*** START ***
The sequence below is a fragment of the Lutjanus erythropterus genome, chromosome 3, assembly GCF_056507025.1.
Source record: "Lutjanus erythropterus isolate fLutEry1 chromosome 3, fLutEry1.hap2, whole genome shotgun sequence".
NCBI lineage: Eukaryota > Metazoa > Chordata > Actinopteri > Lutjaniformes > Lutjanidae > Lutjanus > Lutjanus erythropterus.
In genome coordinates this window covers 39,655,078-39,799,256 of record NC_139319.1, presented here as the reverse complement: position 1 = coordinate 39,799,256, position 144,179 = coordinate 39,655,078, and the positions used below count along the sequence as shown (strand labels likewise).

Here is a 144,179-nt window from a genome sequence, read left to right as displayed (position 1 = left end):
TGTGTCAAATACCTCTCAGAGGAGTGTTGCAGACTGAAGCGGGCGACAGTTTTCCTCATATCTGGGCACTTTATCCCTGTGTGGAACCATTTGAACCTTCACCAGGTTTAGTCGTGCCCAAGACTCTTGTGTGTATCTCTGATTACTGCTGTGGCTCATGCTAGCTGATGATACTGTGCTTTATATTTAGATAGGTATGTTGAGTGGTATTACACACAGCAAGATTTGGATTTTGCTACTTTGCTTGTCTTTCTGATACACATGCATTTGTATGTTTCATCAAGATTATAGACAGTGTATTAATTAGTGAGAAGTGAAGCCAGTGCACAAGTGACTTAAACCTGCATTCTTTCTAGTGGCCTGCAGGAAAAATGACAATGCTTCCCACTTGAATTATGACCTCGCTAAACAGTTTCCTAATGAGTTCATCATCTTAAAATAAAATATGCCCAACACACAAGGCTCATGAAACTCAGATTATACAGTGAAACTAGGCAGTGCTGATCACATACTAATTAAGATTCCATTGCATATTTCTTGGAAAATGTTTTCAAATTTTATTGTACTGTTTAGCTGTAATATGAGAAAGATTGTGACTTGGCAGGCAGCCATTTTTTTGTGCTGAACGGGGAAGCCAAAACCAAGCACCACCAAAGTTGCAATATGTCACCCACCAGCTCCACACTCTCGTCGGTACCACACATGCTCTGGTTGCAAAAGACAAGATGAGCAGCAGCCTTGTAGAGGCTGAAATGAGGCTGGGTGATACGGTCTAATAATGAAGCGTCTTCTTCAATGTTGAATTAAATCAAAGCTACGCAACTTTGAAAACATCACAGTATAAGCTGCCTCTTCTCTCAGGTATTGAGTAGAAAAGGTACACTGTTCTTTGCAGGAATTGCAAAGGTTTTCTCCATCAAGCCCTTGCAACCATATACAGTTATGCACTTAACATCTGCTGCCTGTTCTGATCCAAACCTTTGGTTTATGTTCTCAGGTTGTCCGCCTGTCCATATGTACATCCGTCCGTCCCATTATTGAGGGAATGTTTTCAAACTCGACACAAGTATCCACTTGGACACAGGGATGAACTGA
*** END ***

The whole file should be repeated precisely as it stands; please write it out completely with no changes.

The sequence below is a fragment of the Lutjanus erythropterus genome, chromosome 3, assembly GCF_056507025.1.
Source record: "Lutjanus erythropterus isolate fLutEry1 chromosome 3, fLutEry1.hap2, whole genome shotgun sequence".
NCBI lineage: Eukaryota > Metazoa > Chordata > Actinopteri > Lutjaniformes > Lutjanidae > Lutjanus > Lutjanus erythropterus.
In genome coordinates this window covers 39,655,078-39,799,256 of record NC_139319.1, presented here as the reverse complement: position 1 = coordinate 39,799,256, position 144,179 = coordinate 39,655,078, and the positions used below count along the sequence as shown (strand labels likewise).

Here is a 144,179-nt window from a genome sequence, read left to right as displayed (position 1 = left end):
TGTGTCAAATACCTCTCAGAGGAGTGTTGCAGACTGAAGCGGGCGACAGTTTTCCTCATATCTGGGCACTTTATCCCTGTGTGGAACCATTTGAACCTTCACCAGGTTTAGTCGTGCCCAAGACTCTTGTGTGTATCTCTGATTACTGCTGTGGCTCATGCTAGCTGATGATACTGTGCTTTATATTTAGATAGGTATGTTGAGTGGTATTACACACAGCAAGATTTGGATTTTGCTACTTTGCTTGTCTTTCTGATACACATGCATTTGTATGTTTCATCAAGATTATAGACAGTGTATTAATTAGTGAGAAGTGAAGCCAGTGCACAAGTGACTTAAACCTGCATTCTTTCTAGTGGCCTGCAGGAAAAATGACAATGCTTCCCACTTGAATTATGACCTCGCTAAACAGTTTCCTAATGAGTTCATCATCTTAAAATAAAATATGCCCAACACACAAGGCTCATGAAACTCAGATTATACAGTGAAACTAGGCAGTGCTGATCACATACTAATTAAGATTCCATTGCATATTTCTTGGAAAATGTTTTCAAATTTTATTGTACTGTTTAGCTGTAATATGAGAAAGATTGTGACTTGGCAGGCAGCCATTTTTTTGTGCTGAACGGGGAAGCCAAAACCAAGCACCACCAAAGTTGCAATATGTCACCCACCAGCTCCACACTCTCGTCGGTACCACACATGCTCTGGTTGCAAAAGACAAGATGAGCAGCAGCCTTGTAGAGGCTGAAATGAGGCTGGGTGATACGGTCTAATAATGAAGCGTCTTCTTCAATGTTGAATTAAATCAAAGCTACGCAACTTTGAAAACATCACAGTATAAGCTGCCTCTTCTCTCAGGTATTGAGTAGAAAAGGTACACTGTTCTTTGCAGGAATTGCAAAGGTTTTCTCCATCAAGCCCTTGCAACCATATACAGTTATGCACTTAACATCTGCTGCCTGTTCTGATCCAAACCTTTGGTTTATGTTCTCAGGTTGTCCGCCTGTCCATATGTACATCCGTCCGTCCCATTATTGAGGGAATGTTTTCAAACTCGACACAAGTATCCACTTGGACACAGGGATGAACTGA